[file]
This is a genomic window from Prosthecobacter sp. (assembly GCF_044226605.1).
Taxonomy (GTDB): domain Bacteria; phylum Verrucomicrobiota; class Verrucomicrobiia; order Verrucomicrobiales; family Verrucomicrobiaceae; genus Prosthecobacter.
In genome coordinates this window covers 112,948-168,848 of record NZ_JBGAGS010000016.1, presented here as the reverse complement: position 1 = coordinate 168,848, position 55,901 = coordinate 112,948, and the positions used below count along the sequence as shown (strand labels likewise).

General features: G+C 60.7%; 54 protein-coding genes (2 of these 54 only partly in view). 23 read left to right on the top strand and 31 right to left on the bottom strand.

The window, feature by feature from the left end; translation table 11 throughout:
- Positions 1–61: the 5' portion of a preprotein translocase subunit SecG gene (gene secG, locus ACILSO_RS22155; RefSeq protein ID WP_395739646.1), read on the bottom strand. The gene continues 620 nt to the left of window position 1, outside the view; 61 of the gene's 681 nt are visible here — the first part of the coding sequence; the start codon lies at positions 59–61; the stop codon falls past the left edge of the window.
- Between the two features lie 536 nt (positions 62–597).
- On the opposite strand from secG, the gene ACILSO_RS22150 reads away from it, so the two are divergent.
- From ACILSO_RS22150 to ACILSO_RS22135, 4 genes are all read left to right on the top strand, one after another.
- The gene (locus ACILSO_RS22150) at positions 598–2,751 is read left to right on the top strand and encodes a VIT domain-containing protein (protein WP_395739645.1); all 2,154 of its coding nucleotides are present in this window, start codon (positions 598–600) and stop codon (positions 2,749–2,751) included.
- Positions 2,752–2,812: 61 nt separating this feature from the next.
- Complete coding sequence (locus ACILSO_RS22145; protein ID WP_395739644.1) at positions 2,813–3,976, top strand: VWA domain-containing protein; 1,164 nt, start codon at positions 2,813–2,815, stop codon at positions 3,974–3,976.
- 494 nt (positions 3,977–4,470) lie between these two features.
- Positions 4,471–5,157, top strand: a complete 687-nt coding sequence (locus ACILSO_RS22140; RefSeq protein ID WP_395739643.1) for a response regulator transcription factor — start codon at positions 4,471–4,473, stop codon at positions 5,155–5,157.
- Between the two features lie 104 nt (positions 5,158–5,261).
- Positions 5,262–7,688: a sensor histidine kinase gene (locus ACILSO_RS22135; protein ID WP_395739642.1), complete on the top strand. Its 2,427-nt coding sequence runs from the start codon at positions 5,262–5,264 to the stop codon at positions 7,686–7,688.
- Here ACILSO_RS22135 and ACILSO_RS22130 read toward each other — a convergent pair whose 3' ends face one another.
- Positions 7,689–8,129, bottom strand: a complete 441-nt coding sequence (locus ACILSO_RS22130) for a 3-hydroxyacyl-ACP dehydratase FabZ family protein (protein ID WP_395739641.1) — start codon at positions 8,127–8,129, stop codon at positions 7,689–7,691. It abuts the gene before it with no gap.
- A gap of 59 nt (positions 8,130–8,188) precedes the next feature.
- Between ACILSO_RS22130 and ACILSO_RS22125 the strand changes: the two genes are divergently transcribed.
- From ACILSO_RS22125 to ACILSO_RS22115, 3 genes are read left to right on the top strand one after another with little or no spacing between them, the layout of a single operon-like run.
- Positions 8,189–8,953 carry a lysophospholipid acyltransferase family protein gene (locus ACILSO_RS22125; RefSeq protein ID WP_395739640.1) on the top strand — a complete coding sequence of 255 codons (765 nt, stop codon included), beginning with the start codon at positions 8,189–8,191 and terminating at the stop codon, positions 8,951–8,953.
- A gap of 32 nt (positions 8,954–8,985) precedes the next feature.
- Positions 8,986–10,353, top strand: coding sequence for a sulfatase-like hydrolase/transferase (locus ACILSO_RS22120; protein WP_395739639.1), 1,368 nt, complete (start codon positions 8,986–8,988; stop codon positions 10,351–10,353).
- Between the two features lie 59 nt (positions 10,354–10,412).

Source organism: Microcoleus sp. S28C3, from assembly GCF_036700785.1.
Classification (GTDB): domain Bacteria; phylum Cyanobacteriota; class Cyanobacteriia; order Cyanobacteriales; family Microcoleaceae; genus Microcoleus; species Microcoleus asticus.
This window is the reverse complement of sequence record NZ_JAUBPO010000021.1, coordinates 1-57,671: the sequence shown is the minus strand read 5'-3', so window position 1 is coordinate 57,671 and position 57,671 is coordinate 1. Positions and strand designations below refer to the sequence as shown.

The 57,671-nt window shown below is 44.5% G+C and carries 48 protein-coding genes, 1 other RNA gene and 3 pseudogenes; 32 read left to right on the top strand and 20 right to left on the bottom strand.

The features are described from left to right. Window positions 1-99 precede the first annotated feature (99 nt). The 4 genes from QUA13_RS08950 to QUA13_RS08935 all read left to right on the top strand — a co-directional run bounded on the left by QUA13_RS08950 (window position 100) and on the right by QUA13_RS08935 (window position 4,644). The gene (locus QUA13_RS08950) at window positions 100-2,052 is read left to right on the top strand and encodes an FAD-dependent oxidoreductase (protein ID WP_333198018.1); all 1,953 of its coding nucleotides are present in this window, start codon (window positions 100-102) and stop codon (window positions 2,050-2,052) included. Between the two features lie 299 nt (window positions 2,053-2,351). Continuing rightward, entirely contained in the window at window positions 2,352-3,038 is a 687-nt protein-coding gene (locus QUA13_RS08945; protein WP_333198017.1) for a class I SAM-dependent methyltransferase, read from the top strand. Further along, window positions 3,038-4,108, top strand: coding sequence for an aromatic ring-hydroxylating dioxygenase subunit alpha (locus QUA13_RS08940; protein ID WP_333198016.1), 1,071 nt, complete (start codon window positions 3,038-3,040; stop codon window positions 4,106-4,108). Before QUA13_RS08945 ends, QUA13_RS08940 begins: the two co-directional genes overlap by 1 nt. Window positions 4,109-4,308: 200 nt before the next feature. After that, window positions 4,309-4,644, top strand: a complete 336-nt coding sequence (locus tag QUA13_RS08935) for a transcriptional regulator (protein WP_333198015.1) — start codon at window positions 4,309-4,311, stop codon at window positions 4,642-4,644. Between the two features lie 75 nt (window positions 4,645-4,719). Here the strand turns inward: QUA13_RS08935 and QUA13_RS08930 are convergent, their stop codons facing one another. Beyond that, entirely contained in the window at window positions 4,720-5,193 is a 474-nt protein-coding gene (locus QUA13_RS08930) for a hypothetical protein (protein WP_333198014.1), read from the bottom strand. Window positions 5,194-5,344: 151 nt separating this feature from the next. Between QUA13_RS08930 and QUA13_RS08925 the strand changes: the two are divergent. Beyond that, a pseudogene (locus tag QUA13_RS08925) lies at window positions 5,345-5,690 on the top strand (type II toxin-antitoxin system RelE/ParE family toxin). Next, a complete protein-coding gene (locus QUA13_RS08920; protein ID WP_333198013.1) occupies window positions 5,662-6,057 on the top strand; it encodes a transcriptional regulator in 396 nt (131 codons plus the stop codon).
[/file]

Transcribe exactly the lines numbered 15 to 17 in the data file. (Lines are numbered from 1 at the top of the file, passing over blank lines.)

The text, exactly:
- Between the two features lie 104 nt (positions 5,158–5,261).
- Positions 5,262–7,688: a sensor histidine kinase gene (locus ACILSO_RS22135; protein ID WP_395739642.1), complete on the top strand. Its 2,427-nt coding sequence runs from the start codon at positions 5,262–5,264 to the stop codon at positions 7,686–7,688.
- Here ACILSO_RS22135 and ACILSO_RS22130 read toward each other — a convergent pair whose 3' ends face one another.